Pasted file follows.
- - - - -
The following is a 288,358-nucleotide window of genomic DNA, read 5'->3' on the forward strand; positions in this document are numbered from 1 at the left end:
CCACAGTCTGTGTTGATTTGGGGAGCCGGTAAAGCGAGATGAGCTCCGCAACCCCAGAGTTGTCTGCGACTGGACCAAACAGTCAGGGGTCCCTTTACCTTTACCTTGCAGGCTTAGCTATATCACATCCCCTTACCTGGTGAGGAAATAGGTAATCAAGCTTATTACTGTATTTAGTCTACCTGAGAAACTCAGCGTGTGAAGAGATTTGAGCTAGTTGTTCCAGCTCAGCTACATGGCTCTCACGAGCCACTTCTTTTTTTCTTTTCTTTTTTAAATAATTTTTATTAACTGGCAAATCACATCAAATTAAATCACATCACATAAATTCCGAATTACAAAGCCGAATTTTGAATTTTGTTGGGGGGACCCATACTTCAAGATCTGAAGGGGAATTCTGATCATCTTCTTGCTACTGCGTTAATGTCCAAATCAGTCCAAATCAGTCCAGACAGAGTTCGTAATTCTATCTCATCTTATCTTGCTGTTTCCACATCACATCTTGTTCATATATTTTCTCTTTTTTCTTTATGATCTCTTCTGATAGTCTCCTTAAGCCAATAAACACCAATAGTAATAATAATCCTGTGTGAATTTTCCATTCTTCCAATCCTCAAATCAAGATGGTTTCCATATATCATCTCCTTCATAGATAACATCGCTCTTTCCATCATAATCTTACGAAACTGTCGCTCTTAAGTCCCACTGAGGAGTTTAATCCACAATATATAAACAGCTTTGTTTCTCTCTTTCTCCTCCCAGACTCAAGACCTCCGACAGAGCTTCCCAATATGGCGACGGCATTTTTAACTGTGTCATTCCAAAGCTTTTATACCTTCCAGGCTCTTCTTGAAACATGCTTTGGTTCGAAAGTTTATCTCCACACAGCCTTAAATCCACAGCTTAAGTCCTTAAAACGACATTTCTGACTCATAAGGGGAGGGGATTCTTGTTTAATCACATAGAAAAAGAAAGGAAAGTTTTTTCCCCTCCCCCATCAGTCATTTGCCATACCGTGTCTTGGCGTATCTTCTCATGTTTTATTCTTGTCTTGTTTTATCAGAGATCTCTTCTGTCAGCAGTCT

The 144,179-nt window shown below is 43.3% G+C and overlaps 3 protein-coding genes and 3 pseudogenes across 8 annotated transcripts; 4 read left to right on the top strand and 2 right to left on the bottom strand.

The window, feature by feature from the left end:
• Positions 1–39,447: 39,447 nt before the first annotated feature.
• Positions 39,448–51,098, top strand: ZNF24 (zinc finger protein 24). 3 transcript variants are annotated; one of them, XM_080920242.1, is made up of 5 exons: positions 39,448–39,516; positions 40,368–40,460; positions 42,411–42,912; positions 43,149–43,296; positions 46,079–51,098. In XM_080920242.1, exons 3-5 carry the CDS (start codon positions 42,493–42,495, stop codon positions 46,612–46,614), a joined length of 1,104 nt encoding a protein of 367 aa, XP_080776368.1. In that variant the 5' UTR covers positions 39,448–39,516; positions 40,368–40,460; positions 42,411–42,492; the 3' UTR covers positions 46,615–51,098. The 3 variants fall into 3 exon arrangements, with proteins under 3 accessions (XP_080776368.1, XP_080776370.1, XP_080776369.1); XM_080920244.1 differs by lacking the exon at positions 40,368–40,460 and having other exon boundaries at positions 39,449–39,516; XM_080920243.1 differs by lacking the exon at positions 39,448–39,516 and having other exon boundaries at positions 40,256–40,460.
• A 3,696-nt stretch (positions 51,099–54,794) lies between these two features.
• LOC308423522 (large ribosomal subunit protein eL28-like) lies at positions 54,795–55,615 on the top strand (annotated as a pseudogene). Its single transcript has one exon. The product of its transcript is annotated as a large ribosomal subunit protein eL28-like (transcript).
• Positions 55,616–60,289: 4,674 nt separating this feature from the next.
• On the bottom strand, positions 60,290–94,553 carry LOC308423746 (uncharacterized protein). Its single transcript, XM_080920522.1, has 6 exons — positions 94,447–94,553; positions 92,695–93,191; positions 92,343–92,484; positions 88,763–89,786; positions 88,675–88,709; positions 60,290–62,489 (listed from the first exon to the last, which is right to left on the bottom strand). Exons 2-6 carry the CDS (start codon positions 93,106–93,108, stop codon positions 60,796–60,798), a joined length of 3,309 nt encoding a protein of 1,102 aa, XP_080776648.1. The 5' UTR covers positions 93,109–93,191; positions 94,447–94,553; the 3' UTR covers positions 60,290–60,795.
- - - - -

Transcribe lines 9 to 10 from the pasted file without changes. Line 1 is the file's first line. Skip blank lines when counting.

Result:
• Positions 55,616–60,289: 4,674 nt separating this feature from the next.
• On the bottom strand, positions 60,290–94,553 carry LOC308423746 (uncharacterized protein). Its single transcript, XM_080920522.1, has 6 exons — positions 94,447–94,553; positions 92,695–93,191; positions 92,343–92,484; positions 88,763–89,786; positions 88,675–88,709; positions 60,290–62,489 (listed from the first exon to the last, which is right to left on the bottom strand). Exons 2-6 carry the CDS (start codon positions 93,106–93,108, stop codon positions 60,796–60,798), a joined length of 3,309 nt encoding a protein of 1,102 aa, XP_080776648.1. The 5' UTR covers positions 93,109–93,191; positions 94,447–94,553; the 3' UTR covers positions 60,290–60,795.